Described as a slave trader, politician, pirate (or privateer depending on your point of view), Drake definitely left a legacy.

Sir Francis Drake

Better remembered as the second man to successfully navigate the globe (the first to survive after Magellan died) or in reference to his victory against the Spanish Armada in 1588, Drake is less commonly remembered as the man behind the Mojito.

Infamously known by his enemy as El Draque or ‘The Dragon’,  it is said that Drakes fellow privateer Richard Drake (first cousin to Francis) invented a drink which he named after his mentor called “El Draque”.   Comprising of ingredients easily obtainable on their voyages, it contained sugar from the plantations, key limes, cane spirit and a variety of mint called hierba buena (Mentha Suaveolens aka – apple mint, wooly mint or Cuban mint) which grew naturally in and around the sugar plantations of the time.  With many of Drakes crew comprising of Cimarrones (aka Maroons – African slaves who escaped the plantations), they would have been well in the know of northern Brazilian distilleries and therefore have access to local stock.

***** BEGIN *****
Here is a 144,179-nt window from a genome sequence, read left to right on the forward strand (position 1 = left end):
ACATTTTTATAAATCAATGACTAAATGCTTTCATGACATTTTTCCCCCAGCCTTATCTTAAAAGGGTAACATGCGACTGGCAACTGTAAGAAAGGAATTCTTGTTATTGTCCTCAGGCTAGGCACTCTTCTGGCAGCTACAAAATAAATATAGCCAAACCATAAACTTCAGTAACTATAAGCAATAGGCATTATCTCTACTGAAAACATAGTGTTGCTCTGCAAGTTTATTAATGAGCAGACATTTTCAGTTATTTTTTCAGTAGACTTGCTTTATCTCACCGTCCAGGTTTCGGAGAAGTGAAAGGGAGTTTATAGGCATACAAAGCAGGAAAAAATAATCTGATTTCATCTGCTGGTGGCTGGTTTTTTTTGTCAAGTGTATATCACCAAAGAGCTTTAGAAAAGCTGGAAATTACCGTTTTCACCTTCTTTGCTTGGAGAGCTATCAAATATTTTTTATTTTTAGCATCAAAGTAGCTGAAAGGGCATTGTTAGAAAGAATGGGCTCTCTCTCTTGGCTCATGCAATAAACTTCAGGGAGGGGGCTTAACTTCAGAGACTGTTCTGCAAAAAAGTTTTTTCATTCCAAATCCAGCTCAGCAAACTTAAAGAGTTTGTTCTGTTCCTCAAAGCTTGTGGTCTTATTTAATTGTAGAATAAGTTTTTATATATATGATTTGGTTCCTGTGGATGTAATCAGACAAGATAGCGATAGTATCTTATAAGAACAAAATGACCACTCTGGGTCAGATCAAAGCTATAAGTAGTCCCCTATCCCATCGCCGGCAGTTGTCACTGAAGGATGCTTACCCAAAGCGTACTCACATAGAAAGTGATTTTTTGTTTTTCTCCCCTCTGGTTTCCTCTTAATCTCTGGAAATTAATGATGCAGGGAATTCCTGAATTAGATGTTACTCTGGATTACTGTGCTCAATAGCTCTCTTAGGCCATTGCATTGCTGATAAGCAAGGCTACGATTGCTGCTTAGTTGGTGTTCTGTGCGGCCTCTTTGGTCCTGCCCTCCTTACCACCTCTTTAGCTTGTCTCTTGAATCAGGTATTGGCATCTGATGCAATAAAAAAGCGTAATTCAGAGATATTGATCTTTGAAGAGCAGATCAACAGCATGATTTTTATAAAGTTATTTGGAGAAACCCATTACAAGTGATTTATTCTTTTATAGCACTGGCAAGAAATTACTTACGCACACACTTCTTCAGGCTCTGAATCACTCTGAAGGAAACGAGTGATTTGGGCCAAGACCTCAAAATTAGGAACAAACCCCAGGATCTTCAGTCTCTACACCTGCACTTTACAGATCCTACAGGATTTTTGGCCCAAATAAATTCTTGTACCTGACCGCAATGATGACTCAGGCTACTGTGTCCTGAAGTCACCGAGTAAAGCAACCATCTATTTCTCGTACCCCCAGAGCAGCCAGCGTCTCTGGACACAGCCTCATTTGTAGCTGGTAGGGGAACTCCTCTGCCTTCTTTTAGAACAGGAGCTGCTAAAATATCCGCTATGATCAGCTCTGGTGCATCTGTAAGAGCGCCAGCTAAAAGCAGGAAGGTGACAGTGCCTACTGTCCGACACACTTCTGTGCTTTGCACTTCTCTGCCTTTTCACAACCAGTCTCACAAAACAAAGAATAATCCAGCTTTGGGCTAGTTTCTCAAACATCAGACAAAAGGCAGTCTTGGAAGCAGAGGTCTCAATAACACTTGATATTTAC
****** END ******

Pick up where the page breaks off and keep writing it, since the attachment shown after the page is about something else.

The modern day Mojito (“little mojo”)

Due to the date however, it would not be rum that was mixed but cachaça, which would mean that the popular drink later to be called “Mojito” was potentially a cachaça based cocktail and not rum as used today.  Cuban rum historian Fernando Campoamor discovered evidence that Drake was given this concoction as a remedy to settle his stomach when affected by the tropical environment.  Centuries after Drakes death, a concoction known as “Drakes” or “Draquecitos” (‘Little Drakes’) were still consumed by Caribbean settlers as a refreshing drink.